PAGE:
Background/objectives: A diet following chronic kidney disease (CKD)-specific recommendations is considered essential for optimal management of patients with CKD. However, data on the adherence to these recommendations and its implications for health-relevant biomarkers are lacking. The objectives were to estimate adherence to CKD-specific dietary recommendations, to identify characteristics and lifestyle variables associated with poor adherence, and to investigate the relationship of adherence with biomarkers.
Methods: In this cross-sectional analysis, average dietary intake was estimated in 3193 participants with moderately severe CKD enrolled into the observational multicenter German CKD study using a food frequency questionnaire. A CKD diet score was developed to assess adherence to CKD-specific dietary recommendations based on intake of sodium, potassium, fiber, protein, sugar, and cholesterol. The associations of dietary adherence with characteristics, lifestyle variables, and biomarker levels were determined.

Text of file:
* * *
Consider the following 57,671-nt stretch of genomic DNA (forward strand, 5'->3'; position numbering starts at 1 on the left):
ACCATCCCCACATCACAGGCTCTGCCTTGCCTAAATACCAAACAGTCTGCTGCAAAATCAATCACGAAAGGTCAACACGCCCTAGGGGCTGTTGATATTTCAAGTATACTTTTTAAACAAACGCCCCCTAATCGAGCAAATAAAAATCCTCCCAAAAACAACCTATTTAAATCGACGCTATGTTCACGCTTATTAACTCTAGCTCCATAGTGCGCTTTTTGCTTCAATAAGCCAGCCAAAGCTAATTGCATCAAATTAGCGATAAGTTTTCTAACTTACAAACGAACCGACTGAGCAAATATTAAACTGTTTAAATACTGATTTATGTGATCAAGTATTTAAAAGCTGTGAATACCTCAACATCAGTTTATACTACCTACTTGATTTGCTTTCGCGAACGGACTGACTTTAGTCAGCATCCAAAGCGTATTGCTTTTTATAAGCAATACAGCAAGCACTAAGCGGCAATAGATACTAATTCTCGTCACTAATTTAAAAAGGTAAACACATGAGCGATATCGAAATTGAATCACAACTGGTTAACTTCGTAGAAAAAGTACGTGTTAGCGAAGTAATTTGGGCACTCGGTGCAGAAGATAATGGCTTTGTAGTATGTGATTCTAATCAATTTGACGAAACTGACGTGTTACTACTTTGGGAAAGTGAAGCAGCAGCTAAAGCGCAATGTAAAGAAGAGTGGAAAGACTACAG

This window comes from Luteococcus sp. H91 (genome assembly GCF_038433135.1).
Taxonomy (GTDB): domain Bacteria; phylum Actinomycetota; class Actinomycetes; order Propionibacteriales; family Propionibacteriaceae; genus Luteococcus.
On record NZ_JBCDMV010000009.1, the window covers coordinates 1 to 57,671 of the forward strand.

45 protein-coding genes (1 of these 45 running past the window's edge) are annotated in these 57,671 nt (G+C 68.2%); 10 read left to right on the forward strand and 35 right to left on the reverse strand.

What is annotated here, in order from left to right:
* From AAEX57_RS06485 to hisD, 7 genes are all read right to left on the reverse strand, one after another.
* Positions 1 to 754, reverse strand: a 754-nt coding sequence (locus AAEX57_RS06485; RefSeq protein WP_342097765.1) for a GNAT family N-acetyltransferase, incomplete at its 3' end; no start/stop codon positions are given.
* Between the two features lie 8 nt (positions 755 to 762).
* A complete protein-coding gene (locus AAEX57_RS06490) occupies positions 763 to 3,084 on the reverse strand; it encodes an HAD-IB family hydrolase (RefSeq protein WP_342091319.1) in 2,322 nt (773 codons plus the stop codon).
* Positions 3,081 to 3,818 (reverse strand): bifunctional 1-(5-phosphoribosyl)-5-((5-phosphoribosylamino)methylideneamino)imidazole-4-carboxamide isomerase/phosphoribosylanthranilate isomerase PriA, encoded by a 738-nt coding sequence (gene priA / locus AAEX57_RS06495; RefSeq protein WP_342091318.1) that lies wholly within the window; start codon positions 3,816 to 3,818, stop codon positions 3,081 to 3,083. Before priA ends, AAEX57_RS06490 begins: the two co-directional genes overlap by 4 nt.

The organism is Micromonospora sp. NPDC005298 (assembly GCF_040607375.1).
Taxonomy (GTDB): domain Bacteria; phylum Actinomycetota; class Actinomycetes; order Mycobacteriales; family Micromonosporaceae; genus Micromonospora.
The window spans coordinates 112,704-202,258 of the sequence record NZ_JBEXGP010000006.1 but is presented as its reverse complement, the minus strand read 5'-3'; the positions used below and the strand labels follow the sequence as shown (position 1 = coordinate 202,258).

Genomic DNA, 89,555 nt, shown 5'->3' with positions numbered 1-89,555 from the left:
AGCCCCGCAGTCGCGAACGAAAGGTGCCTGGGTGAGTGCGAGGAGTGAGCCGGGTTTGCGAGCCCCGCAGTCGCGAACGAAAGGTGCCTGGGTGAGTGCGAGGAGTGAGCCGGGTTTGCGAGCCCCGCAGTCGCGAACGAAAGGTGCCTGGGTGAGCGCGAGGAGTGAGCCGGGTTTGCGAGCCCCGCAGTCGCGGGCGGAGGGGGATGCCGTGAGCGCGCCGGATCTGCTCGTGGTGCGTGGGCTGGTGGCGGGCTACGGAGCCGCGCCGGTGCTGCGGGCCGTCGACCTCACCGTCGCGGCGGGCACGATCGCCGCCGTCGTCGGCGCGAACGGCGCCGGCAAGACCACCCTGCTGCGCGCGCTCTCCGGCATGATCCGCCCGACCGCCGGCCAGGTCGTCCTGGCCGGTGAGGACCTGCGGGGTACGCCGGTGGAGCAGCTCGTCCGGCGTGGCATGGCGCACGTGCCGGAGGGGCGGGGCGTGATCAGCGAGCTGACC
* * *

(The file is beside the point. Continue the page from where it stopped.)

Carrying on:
Results: Logistic regression analysis revealed younger age, higher body mass index, male gender, lower educational attainment, various lifestyle variables (cigarette smoking, infrequent alcohol consumption, low physical activity), and lower estimated glomerular filtrate rate associated with lower adherence to dietary recommendations. Low adherence to dietary recommendations was further associated with dyslipidemia, higher uric acid, and C-reactive protein levels. Associations between low dietary adherence and biomarkers were mostly driven by low intake of fiber and potassium, and high intake of sugar and cholesterol.
Conclusions: This study revealed differential characteristics and biomarkers associated with lower adherence to CKD-specific dietary recommendations. Promotion of CKD-specific dietary recommendations may help to mitigate the adverse prognosis in CKD patients.
© 2021. The Author(s).